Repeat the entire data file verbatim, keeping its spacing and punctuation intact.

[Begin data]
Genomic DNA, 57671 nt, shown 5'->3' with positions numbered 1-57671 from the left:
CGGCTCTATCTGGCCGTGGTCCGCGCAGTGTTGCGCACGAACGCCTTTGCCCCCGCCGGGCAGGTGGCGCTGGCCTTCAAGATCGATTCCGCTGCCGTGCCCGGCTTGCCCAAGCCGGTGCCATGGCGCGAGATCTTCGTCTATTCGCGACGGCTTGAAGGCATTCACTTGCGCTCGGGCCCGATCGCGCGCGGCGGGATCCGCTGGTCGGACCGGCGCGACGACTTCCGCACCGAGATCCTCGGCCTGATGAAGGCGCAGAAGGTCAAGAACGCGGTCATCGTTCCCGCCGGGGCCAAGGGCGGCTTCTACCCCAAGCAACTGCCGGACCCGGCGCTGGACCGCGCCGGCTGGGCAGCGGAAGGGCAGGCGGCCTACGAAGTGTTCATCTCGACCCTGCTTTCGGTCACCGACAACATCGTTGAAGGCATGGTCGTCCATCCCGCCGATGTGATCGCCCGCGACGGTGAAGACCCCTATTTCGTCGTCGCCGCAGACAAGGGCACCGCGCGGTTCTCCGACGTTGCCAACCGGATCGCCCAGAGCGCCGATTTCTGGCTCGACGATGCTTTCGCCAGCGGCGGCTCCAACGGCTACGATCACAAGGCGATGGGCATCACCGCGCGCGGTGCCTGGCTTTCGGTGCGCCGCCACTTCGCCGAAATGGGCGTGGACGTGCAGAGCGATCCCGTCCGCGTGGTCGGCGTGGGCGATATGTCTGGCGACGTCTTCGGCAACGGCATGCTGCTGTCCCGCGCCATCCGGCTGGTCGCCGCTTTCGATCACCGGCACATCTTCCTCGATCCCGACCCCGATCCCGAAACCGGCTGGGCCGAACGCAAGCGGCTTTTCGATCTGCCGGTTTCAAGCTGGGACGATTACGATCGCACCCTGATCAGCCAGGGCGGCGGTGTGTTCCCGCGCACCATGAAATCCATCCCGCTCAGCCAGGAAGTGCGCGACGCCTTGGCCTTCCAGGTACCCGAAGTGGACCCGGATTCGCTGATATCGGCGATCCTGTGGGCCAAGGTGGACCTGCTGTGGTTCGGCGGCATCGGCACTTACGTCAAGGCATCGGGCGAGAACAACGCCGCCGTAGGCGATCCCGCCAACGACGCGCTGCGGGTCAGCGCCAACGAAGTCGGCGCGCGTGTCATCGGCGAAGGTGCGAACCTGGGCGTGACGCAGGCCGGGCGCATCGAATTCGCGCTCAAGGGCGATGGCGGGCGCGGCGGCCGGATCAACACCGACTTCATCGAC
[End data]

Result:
Genomic DNA, 57671 nt, shown 5'->3' with positions numbered 1-57671 from the left:
CGGCTCTATCTGGCCGTGGTCCGCGCAGTGTTGCGCACGAACGCCTTTGCCCCCGCCGGGCAGGTGGCGCTGGCCTTCAAGATCGATTCCGCTGCCGTGCCCGGCTTGCCCAAGCCGGTGCCATGGCGCGAGATCTTCGTCTATTCGCGACGGCTTGAAGGCATTCACTTGCGCTCGGGCCCGATCGCGCGCGGCGGGATCCGCTGGTCGGACCGGCGCGACGACTTCCGCACCGAGATCCTCGGCCTGATGAAGGCGCAGAAGGTCAAGAACGCGGTCATCGTTCCCGCCGGGGCCAAGGGCGGCTTCTACCCCAAGCAACTGCCGGACCCGGCGCTGGACCGCGCCGGCTGGGCAGCGGAAGGGCAGGCGGCCTACGAAGTGTTCATCTCGACCCTGCTTTCGGTCACCGACAACATCGTTGAAGGCATGGTCGTCCATCCCGCCGATGTGATCGCCCGCGACGGTGAAGACCCCTATTTCGTCGTCGCCGCAGACAAGGGCACCGCGCGGTTCTCCGACGTTGCCAACCGGATCGCCCAGAGCGCCGATTTCTGGCTCGACGATGCTTTCGCCAGCGGCGGCTCCAACGGCTACGATCACAAGGCGATGGGCATCACCGCGCGCGGTGCCTGGCTTTCGGTGCGCCGCCACTTCGCCGAAATGGGCGTGGACGTGCAGAGCGATCCCGTCCGCGTGGTCGGCGTGGGCGATATGTCTGGCGACGTCTTCGGCAACGGCATGCTGCTGTCCCGCGCCATCCGGCTGGTCGCCGCTTTCGATCACCGGCACATCTTCCTCGATCCCGACCCCGATCCCGAAACCGGCTGGGCCGAACGCAAGCGGCTTTTCGATCTGCCGGTTTCAAGCTGGGACGATTACGATCGCACCCTGATCAGCCAGGGCGGCGGTGTGTTCCCGCGCACCATGAAATCCATCCCGCTCAGCCAGGAAGTGCGCGACGCCTTGGCCTTCCAGGTACCCGAAGTGGACCCGGATTCGCTGATATCGGCGATCCTGTGGGCCAAGGTGGACCTGCTGTGGTTCGGCGGCATCGGCACTTACGTCAAGGCATCGGGCGAGAACAACGCCGCCGTAGGCGATCCCGCCAACGACGCGCTGCGGGTCAGCGCCAACGAAGTCGGCGCGCGTGTCATCGGCGAAGGTGCGAACCTGGGCGTGACGCAGGCCGGGCGCATCGAATTCGCGCTCAAGGGCGATGGCGGGCGCGGCGGCCGGATCAACACCGACTTCATCGAC